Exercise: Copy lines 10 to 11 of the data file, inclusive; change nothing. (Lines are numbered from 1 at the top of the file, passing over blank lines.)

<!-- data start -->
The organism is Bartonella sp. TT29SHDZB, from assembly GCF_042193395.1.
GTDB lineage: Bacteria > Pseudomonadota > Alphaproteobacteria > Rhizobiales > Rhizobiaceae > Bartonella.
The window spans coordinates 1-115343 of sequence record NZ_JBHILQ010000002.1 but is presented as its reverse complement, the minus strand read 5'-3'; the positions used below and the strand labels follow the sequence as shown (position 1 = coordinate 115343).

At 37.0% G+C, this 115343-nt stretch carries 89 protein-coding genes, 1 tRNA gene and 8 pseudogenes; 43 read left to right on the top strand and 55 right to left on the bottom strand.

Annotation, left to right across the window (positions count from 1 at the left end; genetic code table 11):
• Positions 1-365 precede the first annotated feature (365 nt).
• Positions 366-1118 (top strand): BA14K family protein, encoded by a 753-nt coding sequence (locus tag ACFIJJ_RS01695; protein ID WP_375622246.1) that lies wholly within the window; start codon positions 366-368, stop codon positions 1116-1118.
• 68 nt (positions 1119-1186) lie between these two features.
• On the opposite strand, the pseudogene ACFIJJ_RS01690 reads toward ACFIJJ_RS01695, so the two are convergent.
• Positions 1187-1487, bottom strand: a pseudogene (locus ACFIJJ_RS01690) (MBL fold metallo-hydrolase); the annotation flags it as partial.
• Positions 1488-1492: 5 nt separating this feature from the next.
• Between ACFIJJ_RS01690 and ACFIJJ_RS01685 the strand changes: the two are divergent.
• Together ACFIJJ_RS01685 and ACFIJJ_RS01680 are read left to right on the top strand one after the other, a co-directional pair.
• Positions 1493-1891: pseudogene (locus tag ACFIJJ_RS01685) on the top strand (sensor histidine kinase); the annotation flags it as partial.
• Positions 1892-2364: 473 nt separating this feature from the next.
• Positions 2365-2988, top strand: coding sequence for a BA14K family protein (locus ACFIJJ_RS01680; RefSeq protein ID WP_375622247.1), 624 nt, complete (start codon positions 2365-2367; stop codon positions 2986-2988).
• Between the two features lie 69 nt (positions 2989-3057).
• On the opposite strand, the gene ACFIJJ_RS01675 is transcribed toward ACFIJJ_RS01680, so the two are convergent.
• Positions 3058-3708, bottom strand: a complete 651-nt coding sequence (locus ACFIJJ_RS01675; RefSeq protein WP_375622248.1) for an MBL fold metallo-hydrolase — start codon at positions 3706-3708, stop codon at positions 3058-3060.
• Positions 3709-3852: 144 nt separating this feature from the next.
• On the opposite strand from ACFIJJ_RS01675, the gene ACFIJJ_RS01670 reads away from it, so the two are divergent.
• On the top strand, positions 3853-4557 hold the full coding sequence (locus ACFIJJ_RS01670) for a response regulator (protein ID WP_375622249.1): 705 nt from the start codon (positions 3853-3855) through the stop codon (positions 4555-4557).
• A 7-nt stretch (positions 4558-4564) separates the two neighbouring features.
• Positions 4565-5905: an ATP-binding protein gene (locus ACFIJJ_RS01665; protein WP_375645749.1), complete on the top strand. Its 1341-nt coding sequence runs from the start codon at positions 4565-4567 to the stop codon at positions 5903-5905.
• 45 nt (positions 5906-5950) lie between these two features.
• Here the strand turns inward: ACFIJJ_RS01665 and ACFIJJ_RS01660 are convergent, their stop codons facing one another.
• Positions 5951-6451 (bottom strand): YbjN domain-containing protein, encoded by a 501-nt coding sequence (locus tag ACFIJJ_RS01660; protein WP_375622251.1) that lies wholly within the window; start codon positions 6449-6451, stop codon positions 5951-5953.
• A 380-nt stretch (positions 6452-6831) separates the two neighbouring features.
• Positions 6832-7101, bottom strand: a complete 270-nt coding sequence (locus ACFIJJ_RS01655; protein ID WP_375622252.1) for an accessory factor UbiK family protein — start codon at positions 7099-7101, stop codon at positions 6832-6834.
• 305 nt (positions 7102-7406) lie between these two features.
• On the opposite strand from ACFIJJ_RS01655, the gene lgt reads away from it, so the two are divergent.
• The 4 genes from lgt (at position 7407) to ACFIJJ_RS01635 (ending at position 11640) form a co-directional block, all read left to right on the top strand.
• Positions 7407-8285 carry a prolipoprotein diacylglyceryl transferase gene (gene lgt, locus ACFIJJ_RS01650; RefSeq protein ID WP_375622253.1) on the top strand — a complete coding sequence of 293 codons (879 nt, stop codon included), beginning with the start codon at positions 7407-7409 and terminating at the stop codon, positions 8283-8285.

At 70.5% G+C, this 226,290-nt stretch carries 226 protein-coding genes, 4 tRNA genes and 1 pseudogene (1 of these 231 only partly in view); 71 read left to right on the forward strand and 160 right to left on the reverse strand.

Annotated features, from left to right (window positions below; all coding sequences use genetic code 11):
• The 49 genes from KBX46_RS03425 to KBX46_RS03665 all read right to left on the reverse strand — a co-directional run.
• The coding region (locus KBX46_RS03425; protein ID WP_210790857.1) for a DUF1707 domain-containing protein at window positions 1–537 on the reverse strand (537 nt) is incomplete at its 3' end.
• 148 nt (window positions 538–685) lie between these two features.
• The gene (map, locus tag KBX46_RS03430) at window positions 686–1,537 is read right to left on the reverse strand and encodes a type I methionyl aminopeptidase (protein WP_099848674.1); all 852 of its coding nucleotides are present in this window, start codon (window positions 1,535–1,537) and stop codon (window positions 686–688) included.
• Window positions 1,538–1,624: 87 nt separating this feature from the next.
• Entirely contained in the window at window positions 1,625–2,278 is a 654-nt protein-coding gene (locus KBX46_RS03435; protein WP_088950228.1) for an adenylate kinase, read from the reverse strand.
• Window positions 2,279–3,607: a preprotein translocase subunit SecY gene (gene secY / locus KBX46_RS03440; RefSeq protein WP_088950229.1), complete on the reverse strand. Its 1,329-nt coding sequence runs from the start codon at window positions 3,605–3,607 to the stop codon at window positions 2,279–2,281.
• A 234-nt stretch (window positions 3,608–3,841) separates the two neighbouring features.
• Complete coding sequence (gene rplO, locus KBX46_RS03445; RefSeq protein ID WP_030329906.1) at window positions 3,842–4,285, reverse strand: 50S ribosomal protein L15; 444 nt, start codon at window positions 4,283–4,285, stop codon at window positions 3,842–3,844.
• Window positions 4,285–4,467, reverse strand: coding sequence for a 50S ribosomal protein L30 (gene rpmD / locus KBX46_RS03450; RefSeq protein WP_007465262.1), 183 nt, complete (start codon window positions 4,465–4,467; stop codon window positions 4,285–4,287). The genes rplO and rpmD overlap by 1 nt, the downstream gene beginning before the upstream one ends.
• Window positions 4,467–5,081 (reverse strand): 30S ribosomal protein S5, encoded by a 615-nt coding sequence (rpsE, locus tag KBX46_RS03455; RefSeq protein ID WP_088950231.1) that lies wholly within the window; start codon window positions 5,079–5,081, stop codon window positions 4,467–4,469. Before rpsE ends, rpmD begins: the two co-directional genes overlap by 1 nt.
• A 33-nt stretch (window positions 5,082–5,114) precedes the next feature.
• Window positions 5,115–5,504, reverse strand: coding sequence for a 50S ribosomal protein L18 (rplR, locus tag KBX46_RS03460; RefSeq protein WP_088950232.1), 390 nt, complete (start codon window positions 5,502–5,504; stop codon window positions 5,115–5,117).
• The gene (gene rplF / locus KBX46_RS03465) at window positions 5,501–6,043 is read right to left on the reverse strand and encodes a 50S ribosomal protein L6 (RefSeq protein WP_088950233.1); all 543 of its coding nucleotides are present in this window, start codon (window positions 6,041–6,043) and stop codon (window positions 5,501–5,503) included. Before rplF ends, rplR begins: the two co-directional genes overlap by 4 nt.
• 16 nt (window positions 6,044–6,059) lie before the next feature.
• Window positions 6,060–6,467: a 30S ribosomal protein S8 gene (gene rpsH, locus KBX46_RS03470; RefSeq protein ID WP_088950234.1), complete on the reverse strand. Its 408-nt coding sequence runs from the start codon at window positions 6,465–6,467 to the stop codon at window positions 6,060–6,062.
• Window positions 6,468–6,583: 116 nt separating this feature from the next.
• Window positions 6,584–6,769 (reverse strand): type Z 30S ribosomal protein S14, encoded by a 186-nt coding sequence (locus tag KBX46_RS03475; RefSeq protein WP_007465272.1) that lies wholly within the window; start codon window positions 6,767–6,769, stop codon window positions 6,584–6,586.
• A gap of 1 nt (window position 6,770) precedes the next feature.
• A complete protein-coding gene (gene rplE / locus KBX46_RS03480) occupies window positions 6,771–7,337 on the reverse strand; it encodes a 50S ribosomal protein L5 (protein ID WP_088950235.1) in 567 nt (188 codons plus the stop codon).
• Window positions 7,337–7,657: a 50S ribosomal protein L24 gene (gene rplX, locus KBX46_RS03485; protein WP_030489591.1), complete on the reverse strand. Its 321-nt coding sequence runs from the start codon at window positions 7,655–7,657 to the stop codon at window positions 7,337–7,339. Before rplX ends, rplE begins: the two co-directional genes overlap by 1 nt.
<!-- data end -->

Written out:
• Positions 1187-1487, bottom strand: a pseudogene (locus ACFIJJ_RS01690) (MBL fold metallo-hydrolase); the annotation flags it as partial.
• Positions 1488-1492: 5 nt separating this feature from the next.